• You must use contraception even if you do not have periods or you are not sexually active (unless your doctor decides this is not necessary).

Women must agree to pregnancy testing before, during and after taking Acitretin:

  • You must agree to regular follow-up visits, ideally every month.
  • You must agree to have regular pregnancy tests, ideally every month during treatment and, because some medicine may still be left in your body, every 1 to 3 months for 3 years after stopping Acitretin (unless your doctor decides this is not necessary in your case).
  • You must agree to extra pregnancy tests if your doctor asks you.
  • You must not get pregnant during treatment or for 3 years afterwards because some medicine may still be left in your body.
  • Your doctor will discuss all these points with you, using a checklist and will ask you (or a parent/ guardian) to sign it. This form confirms that you have been told about the risks and that you will follow the rules above.

If you get pregnant while taking Acitretin, stop taking the medicine straight away, and contact your doctor. Your doctor may send you to a specialist for advice.

Also, if you become pregnant within 3 years after you stop taking Acitretin, you should contact your doctor.

Your doctor may send you to a specialist for advice.

Advice for men

The levels of oral retinoid in the semen of men taking Acitretin are too low to harm their partners’ unborn baby. However, you must never share your medication with anyone.

Additional precautions

You should never give this medicinal product to another person. Please take any unused Acitretin capsules to your pharmacist at the end of treatment.

Warnings and precautions

Talk to your doctor or pharmacist before taking Acitretin if:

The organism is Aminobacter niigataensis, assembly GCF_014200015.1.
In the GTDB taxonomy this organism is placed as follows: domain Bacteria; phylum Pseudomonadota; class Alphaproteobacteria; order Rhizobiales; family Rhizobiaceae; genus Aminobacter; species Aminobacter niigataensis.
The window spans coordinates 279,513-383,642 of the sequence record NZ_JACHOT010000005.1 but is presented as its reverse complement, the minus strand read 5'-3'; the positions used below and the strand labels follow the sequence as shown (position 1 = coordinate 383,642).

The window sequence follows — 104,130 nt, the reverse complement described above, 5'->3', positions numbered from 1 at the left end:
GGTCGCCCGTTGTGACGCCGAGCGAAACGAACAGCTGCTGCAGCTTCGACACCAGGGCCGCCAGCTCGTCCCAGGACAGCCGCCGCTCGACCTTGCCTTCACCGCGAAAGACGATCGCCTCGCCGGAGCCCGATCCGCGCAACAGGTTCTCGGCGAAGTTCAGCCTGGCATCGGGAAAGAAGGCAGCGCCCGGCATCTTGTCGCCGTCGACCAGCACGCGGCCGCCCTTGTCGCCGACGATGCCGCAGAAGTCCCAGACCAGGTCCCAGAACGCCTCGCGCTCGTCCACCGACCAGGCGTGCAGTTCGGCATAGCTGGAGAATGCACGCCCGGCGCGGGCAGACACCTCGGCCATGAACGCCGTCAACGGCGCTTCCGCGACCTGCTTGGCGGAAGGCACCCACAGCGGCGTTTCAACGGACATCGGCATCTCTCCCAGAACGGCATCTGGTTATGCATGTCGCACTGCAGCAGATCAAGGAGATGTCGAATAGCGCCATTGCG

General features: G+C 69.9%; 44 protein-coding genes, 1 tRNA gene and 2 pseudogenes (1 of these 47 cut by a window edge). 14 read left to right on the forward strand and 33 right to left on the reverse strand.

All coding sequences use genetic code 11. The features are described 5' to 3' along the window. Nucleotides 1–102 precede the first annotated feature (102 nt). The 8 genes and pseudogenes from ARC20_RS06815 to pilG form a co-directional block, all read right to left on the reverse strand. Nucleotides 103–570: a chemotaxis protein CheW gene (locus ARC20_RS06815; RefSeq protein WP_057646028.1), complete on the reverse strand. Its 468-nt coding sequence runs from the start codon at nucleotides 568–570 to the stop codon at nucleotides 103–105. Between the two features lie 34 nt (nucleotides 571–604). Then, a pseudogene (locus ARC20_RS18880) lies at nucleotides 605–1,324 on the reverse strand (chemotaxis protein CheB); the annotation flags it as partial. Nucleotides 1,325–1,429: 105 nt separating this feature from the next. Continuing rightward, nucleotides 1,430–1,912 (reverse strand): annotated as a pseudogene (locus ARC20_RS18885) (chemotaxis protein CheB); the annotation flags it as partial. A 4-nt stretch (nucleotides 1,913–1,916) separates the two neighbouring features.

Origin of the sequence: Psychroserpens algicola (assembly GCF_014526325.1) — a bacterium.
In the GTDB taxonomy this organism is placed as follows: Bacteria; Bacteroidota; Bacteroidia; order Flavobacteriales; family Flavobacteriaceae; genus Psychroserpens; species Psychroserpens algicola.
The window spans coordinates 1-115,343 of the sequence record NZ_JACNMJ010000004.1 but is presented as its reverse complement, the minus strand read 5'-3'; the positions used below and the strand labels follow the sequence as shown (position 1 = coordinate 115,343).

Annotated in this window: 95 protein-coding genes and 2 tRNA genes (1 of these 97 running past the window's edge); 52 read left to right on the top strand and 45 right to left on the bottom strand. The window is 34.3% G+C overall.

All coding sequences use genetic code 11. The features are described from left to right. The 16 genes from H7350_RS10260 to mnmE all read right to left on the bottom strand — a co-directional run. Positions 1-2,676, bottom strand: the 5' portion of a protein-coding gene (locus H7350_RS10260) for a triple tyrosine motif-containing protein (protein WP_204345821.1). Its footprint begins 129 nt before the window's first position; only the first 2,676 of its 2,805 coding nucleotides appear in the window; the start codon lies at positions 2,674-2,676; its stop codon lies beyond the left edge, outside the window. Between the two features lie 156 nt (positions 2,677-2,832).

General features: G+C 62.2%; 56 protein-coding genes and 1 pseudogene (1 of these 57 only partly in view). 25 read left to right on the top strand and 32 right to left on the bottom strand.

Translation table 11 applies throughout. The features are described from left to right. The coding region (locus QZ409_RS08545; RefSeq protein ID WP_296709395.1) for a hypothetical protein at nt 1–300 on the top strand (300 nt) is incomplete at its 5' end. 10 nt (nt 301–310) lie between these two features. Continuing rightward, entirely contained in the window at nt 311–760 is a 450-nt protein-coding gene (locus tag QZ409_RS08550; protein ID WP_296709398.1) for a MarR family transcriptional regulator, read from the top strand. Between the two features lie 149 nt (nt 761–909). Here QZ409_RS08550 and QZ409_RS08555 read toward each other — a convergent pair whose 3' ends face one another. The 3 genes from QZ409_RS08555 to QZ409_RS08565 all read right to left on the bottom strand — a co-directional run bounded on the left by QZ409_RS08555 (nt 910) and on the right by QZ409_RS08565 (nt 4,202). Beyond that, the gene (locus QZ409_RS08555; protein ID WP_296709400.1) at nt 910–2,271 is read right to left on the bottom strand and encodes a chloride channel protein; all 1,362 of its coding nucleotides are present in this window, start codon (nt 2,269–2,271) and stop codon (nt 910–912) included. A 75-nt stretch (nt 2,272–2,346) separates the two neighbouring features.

• You suffer from high levels of sugar in the blood (diabetes). You will need to check your blood sugar levels more often when you start taking Acitretin.
  • You have high levels of fat in your blood, you are obese, drink a lot of alcohol or at risk of heart problems. Your doctor may need to do blood tests while you are taking Acitretin to check the amount of fat and/or sugar in your blood and check your blood pressure.
  • You are going out into strong sunlight or you are going to use a sun bed. Acitretin can make the effects of UV light on the skin stronger. Before going out into strong sunlight apply a sunblock to exposed skin.
  • You have ever had any mental health problems including depression, aggressive tendencies or mood changes. This is because taking Acitretin may affect your mood.

A serious condition which causes the small blood vessels (capillaries) to leak has been reported very rarely (Capillary Leak Syndrome/Retinoic Acid Syndrome). This can lead to severe hypotension (low blood pressure), oedema (build-up of fluid leading to swelling) and shock (collapse).

A serious skin reaction with symptoms such as rash, blistering or peeling of the skin (Exfoliative dermatitis) has been reported very rarely.

Acitretin may affect your liver function. Your doctor may need to do blood tests whilst you are taking this medicine to check your liver function.